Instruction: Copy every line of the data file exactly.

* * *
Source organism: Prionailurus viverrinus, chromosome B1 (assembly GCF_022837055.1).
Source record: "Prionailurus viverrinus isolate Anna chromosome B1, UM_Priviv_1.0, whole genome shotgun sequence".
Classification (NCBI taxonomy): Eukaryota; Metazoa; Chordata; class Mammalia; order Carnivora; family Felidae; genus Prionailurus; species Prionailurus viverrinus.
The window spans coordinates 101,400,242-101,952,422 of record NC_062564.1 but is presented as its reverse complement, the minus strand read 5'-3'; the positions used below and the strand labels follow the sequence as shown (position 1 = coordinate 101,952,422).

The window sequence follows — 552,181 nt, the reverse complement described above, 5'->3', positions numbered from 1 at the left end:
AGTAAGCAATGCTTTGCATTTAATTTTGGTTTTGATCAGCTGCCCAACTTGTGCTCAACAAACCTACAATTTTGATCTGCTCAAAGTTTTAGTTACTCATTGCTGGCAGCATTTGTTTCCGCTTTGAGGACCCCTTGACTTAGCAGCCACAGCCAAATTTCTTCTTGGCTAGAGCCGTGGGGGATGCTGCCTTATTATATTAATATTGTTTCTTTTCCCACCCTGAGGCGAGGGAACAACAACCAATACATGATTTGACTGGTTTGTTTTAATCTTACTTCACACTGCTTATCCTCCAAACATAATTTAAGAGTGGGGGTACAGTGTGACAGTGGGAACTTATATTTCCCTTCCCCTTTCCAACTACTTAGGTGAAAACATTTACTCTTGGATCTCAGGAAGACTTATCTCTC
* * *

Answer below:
Source organism: Prionailurus viverrinus, chromosome B1 (assembly GCF_022837055.1).
Source record: "Prionailurus viverrinus isolate Anna chromosome B1, UM_Priviv_1.0, whole genome shotgun sequence".
Classification (NCBI taxonomy): Eukaryota; Metazoa; Chordata; class Mammalia; order Carnivora; family Felidae; genus Prionailurus; species Prionailurus viverrinus.
The window spans coordinates 101,400,242-101,952,422 of record NC_062564.1 but is presented as its reverse complement, the minus strand read 5'-3'; the positions used below and the strand labels follow the sequence as shown (position 1 = coordinate 101,952,422).

The window sequence follows — 552,181 nt, the reverse complement described above, 5'->3', positions numbered from 1 at the left end:
AGTAAGCAATGCTTTGCATTTAATTTTGGTTTTGATCAGCTGCCCAACTTGTGCTCAACAAACCTACAATTTTGATCTGCTCAAAGTTTTAGTTACTCATTGCTGGCAGCATTTGTTTCCGCTTTGAGGACCCCTTGACTTAGCAGCCACAGCCAAATTTCTTCTTGGCTAGAGCCGTGGGGGATGCTGCCTTATTATATTAATATTGTTTCTTTTCCCACCCTGAGGCGAGGGAACAACAACCAATACATGATTTGACTGGTTTGTTTTAATCTTACTTCACACTGCTTATCCTCCAAACATAATTTAAGAGTGGGGGTACAGTGTGACAGTGGGAACTTATATTTCCCTTCCCCTTTCCAACTACTTAGGTGAAAACATTTACTCTTGGATCTCAGGAAGACTTATCTCTC